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Migration holds the promise of improving the lives of migrants and strengthening the economies of both origin and destination countries, given the right public policies are in place. However, in a world now awash with strong anti-immigrant sentiment, policymakers are hesitant to push the issue to the forefront of their agendas.
Although a multitude of humanitarian refugee crises need to be resolved, “more coherent policies and strengthened international cooperation are required to enhance the contribution of migration to development,” a recent OECD report said.
As of 2015, 243 million people—or 3.3 percent of world’s population—were living outside their home countries, up from 2.7 percent in 1995. The migration has been lopsided, with the majority of the migrant flow being toward high-income developed countries, away from low- and middle-income countries, equaling nearly two-thirds of the world total. There are currently 16.1 million refugees (representing 6 percent of the total number of global migrants) at large, the report said, and contrary to other migrant flows, most refugees (87 percent) are hosted by developing countries.
Despite progress in many developing economies, the gap in incomes with high-income countries has been increasing and differences in well-being remain large. The presence of migrant networks (family, friends and community) already living in traditional destination countries also helps to reduce the costs of migration, thereby reinforcing the concentration in a few preferred destinations.
Immigration policies aren’t the only policies influencing migration, the report said, “and may have contradictory effects on migration flows.” Conventional wisdom holds that most countries of destination would have strict immigration policies, but that’s not actually the case. “In fact, most have loosened migration policies over the past 20 years and have seen an increase in immigration,” the report said. However, in the aftermath of the global financial crisis in 2008 and 2009, several high-income and high- and sustained-growth countries tightened migration policies. This often happens during a time of economic change, the report said, and simultaneously affects the number of migrants.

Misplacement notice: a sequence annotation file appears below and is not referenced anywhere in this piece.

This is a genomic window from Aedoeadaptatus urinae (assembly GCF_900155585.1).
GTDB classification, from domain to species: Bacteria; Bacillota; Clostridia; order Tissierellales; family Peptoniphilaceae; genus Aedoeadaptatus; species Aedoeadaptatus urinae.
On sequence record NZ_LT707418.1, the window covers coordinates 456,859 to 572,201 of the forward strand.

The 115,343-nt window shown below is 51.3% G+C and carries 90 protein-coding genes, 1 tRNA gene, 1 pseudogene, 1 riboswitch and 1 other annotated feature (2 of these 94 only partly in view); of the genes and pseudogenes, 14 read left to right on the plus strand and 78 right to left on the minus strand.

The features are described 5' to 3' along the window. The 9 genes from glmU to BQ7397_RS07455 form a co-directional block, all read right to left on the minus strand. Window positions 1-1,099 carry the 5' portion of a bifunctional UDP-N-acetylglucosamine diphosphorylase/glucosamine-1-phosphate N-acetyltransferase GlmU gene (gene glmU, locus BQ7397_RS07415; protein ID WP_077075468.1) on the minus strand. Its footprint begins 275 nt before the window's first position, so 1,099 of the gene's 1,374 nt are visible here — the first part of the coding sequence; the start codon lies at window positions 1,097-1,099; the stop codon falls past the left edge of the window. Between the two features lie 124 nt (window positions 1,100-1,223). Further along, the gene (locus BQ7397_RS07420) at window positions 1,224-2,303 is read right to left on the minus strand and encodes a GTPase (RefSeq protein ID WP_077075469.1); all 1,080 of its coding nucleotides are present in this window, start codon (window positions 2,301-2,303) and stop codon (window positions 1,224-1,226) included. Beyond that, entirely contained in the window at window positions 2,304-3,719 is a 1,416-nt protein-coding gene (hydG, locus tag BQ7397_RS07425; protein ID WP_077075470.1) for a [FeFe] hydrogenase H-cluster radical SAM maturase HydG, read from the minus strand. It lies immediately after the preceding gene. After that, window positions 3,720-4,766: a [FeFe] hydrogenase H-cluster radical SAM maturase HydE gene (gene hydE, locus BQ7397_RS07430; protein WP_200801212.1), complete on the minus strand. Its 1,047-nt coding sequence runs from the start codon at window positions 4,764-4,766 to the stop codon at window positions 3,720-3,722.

Global Migration Trend Continuing
The global migration trend isn’t likely to end anytime soon, making better migration policy “imperative,” the report said. “Policymakers will have to take into account the impact of migration and non-migration policies on development and vice versa,” the report said. “Key destination countries are likely to keep attracting migrants because of continued higher income and better quality of life.”
High and sustained economic growth “should theoretically become more attractive for migrants” and divert traffic away from traditional migration corridors, the report said. But this hasn’t happened, and migration is increasingly concentrated in high-income countries. In 2015, all top 10 destination countries except Russia were high-income countries; the United States remains the most desired destination for migrants, the report said.
The report outlines a three-part approach needed to accommodate the large numbers of people that aspire to migrate:
Designing policies that incorporate the development dimension. Migration is not a prerequisite for development, yet it can contribute significantly to the development of countries of both origin and destination. Policymakers should design migration and development strategies to minimize the costs induced by human mobility and maximize its benefits.
Fostering policy and institutional coherence. Policymakers should aim to promote better coordination of public initiatives to enhance the contribution of migration to development. Better policy coherence can help balance policy trade-offs in a way that is sensitive to the needs and well-being of all stakeholders, especially migrants.
Strengthening international cooperation. The international community needs to strengthen cooperation mechanisms to address the present and future shared migration challenges.